Opioid Crisis – Design Thinking @Lummi Tribal Clinic

To this day, indigenous people live in the United States. Whether it be the Apache Nation, Cherokee Nation, or the Pueblo Nation. But not only in the south of the United States but also far up in the north there are indigenous people groups. Located in the northwest corner of Washington state on the northernmost coast a sovereign indigenous nation, the Lummi People live. The Lummi nation has its own government and laws and consists of approximately 6,600 People. For centuries, their culture has depended on the Sea, Salmons, and everything the nature has given to them.


Due to the ongoing opioid crises in the United States and the epidemic of addiction and overdose death the Lummi nation unfortunately is also affected by this crisis. As the matter of facts, the crisis is even more serious for the Lummi people as there is a 3.5 times higher age-adjusted mortality rate from opioid overdoses among the Lummi People than in Washington State as a whole.

As former Executive Medical Director at the Lummi Tribal Health Center, Dr. Justin Iwasaki was responsible for the daily primary care of people dealing with health problems due to the opioid crisis. Knowing that his view was only one way to see the opioid problems he was seeing the opioid crisis unfold day by day.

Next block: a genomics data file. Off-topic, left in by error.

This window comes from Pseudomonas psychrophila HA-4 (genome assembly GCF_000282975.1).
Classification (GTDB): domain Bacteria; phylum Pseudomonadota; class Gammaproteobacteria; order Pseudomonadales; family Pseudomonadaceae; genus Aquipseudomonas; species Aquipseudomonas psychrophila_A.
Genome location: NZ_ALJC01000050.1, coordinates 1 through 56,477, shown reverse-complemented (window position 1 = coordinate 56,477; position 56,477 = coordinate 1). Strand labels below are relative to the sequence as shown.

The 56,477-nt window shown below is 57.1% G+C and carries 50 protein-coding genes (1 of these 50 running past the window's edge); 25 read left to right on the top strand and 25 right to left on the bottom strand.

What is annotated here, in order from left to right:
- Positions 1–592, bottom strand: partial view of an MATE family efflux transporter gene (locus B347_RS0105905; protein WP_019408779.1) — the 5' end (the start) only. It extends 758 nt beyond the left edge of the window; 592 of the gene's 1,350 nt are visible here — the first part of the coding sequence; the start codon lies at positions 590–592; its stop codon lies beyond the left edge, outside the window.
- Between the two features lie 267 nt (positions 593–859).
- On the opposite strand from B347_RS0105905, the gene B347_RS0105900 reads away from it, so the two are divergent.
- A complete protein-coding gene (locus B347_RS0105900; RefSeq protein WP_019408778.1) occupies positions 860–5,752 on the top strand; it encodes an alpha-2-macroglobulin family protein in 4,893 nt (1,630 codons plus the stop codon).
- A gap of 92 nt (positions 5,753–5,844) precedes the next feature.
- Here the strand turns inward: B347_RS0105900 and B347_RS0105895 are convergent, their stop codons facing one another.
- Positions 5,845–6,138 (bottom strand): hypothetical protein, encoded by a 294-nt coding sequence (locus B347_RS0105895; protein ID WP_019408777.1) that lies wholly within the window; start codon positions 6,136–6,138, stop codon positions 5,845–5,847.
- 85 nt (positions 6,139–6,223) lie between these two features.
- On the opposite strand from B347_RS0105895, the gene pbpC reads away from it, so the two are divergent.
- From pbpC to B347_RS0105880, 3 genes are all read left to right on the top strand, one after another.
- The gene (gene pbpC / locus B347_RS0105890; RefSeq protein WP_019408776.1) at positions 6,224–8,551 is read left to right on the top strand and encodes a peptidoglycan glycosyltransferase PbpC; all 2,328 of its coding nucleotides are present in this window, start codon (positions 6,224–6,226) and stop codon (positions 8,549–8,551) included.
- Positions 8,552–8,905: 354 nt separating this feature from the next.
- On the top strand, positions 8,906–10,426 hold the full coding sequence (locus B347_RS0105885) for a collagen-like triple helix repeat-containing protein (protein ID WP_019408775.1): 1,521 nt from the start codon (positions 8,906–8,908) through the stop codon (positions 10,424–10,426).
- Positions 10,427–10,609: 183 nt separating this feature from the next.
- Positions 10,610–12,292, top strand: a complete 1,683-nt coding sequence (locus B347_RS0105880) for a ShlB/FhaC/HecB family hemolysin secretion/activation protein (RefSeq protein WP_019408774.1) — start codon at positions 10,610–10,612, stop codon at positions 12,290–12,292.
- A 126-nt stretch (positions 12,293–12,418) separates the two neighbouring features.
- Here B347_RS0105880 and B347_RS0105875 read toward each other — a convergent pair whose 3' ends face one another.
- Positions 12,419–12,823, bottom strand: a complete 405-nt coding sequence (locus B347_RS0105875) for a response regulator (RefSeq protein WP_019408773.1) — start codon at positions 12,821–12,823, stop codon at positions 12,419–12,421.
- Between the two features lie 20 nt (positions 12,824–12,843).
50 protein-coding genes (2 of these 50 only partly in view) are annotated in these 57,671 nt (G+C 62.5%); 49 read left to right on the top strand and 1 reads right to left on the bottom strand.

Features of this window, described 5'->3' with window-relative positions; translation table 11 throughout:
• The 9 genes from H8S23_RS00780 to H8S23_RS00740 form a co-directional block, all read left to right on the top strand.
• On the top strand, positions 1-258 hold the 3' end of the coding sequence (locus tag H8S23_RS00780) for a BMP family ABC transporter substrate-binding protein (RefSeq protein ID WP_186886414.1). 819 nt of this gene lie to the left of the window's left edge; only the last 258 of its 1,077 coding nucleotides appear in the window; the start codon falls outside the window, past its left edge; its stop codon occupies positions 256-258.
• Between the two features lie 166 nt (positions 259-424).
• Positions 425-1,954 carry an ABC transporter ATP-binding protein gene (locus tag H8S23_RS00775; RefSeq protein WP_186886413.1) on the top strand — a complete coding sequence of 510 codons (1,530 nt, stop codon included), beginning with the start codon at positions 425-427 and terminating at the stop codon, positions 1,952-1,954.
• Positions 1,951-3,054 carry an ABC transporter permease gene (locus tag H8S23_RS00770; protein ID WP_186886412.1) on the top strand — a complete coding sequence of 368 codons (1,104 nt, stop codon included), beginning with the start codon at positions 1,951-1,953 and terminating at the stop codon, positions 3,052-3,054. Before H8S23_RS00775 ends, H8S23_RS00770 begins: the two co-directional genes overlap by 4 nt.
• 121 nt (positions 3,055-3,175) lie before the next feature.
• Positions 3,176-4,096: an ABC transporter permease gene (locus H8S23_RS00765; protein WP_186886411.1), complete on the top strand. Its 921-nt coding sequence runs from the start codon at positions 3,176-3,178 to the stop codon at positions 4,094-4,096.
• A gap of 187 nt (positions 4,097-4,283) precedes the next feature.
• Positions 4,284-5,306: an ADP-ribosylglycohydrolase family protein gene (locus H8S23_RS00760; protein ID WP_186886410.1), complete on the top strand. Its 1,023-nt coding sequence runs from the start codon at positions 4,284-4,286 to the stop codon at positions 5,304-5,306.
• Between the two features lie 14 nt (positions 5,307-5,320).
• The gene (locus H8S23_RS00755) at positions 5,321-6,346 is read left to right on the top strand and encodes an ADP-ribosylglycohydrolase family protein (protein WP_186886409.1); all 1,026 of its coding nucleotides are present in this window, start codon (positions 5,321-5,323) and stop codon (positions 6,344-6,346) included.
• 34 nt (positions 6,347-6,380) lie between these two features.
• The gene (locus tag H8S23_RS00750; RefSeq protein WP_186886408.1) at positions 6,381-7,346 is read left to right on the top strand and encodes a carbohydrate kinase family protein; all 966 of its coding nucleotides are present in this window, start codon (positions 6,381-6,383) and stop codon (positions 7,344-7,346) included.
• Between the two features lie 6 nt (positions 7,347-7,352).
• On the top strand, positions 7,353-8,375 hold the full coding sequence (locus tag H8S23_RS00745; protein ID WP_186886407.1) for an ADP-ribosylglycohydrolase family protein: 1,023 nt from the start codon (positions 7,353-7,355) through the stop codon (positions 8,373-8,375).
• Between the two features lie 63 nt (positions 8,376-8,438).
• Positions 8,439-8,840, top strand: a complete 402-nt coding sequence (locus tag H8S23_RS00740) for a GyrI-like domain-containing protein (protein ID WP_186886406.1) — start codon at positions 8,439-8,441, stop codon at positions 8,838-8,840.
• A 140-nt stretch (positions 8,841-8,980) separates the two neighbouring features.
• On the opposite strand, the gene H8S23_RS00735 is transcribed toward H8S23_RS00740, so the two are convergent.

To help the Lummi people to stem or even solve the problems they are facing through the crisis, Dr. Iwasaki knew that it was crucial to understand the root of the systemic problem the people are facing. Because of Justin Iwasakis previous Job redesigning public health systems, Dr. Iwasaki was familiar with the concept of Design Thinking.

Participants and Activities

The kickoff for developing a prevention strategy came in 2018, when Justin received funding from the Center for Disease Control and Prevention (CDC). Following the announcement of this grant, Dr Iwasaki formed a team of four. The team included tribal member and current Executive Medical Director Dr. Dakotah Lane, Public Health Director Dr. Cristina Toledo-Cornell, and tribal member and Healthcare Administrator Tara Olsen. To bring all these team members on the same page and to acquire relevant design thinking inspiration, tools and mindsets, Justin initialized the attendance of the Standford d.school´s Fall Designing for Social Systems (DSS) workshop. After the participation, the team had one philosophy particularly memorized: Let the people you serve guide the design.

As Design thinking is an approach for human-centered, creative problem solving it does not only help developing or improving (new) products. This approach can also be used for something more important: Developing and improving socially important structures and Systems (e.g. here: Part of the Health Care System). In this way we can use this approach, which originally stems from the economy, for a better future.